North Korea boasted Saturday it had test-fired a secret new ballistic missile from a submarine and declared the firing a success.

North Korean leader Kim Jong Un personally directed the test launching, the Wall Street Journal said, citing the official Korean Central News Agency.

The Journal said Kim called the missile a “world-level strategic weapon” and an “eye-opening success.”

Hours after the announcement, South Korean officials said the Kim government fired three anti-ship cruise missiles into the sea off its east coast, escalating tensions between the two countries.

A State Department spokesman told Fox News Saturday the U.S. was aware of the reported firing of the submarine ballistic missile.

“Launches using ballistic missile technology are a clear violation of multiple UN Security Council resolutions,” the spokesman said.

The official added, “We call on North Korea to refrain from actions that further raise tensions in the region and focus instead on taking concrete steps toward fulfilling its international commitments and obligations.”

North Korea now has a weapon capable of “striking and wiping out in any waters the hostile forces infringing upon the sovereignty and dignity of (North Korea),” Kim said, the Journal reported.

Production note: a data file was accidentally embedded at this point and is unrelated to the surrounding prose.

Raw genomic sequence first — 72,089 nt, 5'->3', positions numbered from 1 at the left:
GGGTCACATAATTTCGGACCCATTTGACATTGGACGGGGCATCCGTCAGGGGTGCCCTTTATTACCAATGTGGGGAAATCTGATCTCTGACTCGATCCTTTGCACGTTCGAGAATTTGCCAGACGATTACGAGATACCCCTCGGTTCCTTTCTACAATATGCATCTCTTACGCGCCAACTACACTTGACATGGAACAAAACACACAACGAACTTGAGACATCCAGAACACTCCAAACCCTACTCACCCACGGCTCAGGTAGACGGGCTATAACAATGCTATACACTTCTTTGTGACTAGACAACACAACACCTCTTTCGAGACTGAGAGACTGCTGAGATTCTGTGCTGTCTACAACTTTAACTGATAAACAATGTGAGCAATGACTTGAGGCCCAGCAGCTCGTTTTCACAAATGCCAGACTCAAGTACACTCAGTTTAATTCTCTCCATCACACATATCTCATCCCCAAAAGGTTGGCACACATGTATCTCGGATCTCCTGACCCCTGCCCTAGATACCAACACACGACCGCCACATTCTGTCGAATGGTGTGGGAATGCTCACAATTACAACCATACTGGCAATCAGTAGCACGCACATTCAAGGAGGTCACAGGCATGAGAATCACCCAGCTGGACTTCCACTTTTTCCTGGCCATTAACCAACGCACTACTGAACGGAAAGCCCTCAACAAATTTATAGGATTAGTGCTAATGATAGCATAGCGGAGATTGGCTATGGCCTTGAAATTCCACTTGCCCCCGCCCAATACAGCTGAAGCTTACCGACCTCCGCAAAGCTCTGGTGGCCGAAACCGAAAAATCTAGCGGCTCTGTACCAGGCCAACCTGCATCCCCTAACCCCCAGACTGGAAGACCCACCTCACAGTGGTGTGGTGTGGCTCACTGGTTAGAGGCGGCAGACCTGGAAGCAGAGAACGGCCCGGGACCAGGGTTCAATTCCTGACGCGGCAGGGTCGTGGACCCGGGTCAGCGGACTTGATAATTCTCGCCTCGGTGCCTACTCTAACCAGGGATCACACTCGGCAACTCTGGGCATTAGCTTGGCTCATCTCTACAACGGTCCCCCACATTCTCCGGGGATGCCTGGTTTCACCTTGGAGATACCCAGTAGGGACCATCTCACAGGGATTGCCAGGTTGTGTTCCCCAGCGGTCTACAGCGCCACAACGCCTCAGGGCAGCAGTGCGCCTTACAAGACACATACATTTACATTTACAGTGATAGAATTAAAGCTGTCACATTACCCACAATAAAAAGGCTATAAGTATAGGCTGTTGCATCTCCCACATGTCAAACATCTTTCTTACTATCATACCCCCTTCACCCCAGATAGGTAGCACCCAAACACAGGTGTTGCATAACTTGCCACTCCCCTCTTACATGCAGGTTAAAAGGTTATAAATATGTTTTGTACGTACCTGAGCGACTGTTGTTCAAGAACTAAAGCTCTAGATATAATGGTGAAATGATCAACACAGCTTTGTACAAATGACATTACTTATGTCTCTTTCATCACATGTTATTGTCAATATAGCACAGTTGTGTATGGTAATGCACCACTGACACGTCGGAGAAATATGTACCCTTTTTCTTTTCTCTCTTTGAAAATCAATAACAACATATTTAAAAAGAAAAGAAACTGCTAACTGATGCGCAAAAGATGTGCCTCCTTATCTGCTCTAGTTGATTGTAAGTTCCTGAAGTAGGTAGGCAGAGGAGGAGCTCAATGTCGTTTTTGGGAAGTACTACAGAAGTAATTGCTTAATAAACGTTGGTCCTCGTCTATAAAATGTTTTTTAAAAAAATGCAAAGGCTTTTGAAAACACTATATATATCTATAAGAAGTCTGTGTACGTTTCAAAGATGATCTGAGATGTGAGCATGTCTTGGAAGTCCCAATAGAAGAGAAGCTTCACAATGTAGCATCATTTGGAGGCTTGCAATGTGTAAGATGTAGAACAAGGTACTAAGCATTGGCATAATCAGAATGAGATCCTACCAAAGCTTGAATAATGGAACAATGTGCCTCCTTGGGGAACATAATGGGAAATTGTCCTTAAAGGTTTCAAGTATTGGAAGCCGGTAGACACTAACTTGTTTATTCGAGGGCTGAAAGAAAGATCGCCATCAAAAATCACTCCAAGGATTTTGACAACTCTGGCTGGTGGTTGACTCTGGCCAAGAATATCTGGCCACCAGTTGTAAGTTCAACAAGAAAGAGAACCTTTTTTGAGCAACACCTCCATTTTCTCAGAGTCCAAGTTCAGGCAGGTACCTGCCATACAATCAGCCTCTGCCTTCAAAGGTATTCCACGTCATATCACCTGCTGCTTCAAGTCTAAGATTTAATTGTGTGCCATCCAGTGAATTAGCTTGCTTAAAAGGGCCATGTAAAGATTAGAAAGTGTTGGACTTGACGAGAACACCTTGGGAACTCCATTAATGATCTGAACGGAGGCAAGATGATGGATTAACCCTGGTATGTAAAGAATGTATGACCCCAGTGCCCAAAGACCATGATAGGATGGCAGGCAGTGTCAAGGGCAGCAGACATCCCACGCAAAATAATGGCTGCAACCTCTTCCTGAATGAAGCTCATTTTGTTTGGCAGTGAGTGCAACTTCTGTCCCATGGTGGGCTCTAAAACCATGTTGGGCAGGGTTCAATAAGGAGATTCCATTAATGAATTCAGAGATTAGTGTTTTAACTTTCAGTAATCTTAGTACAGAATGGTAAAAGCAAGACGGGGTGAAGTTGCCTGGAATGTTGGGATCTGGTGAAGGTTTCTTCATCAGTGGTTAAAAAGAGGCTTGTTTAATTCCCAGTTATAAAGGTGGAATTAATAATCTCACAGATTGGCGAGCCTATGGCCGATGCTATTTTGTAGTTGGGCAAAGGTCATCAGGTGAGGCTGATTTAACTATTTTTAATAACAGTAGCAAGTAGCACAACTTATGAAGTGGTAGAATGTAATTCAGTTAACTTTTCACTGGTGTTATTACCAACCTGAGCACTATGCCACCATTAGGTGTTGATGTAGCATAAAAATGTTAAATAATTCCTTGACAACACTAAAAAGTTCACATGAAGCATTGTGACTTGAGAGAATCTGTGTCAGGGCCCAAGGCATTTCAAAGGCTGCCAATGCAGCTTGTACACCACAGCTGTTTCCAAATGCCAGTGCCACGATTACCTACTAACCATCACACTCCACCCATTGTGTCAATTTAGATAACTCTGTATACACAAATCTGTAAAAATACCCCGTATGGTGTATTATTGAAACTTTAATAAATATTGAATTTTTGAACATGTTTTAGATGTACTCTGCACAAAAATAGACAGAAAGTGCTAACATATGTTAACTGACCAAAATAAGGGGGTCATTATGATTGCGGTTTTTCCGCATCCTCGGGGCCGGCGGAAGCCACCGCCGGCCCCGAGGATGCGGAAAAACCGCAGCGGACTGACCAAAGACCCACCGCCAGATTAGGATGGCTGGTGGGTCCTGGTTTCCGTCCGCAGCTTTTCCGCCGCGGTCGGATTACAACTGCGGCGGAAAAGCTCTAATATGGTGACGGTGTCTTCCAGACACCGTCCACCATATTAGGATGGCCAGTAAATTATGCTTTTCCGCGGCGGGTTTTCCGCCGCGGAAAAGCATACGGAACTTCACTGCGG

For the second straight day, North Korea said it would fire without warning at South Korean naval vessels that it claims have been violating its territorial waters off the west coast of the Korean Peninsula. South Korea's presidential Blue House held an emergency national security council meeting to review the threat and discuss possible countermeasures.

"By raising tensions, North Korea is trying to ensure that it will be able to drive whatever future talks with the U.S. and South Korea," said Yang Moo-jin, a professor from the Seoul-based University of North Korean Studies.

South Korean officials previously had said that North Korea was developing technologies for launching ballistic missiles from underwater, although past tests were believed to have been conducted on platforms built on land or at sea and not from submarines.

Security experts say that North Korea acquiring the ability to launch missiles from submarines would be an alarming development because missiles fired from submerged vessels are harder to detect before launch than land-based ones. North Korea already has a considerable arsenal of land-based ballistic missiles and is also believed to be advancing in efforts to miniaturize nuclear warheads to mount on such missiles, according to South Korean officials.

The test might have taken place near the eastern coastal city of Sinpo, where satellite imagery in recent months, analyzed by a U.S. research institute, appeared to have shown North Korea building missile-testing facilities and equipping a submarine with launch capabilities. In a separate report Saturday, KCNA said Kim visited a fisheries facility in Sinpo to offer "field guidance."

The Associated Press contributed to this report.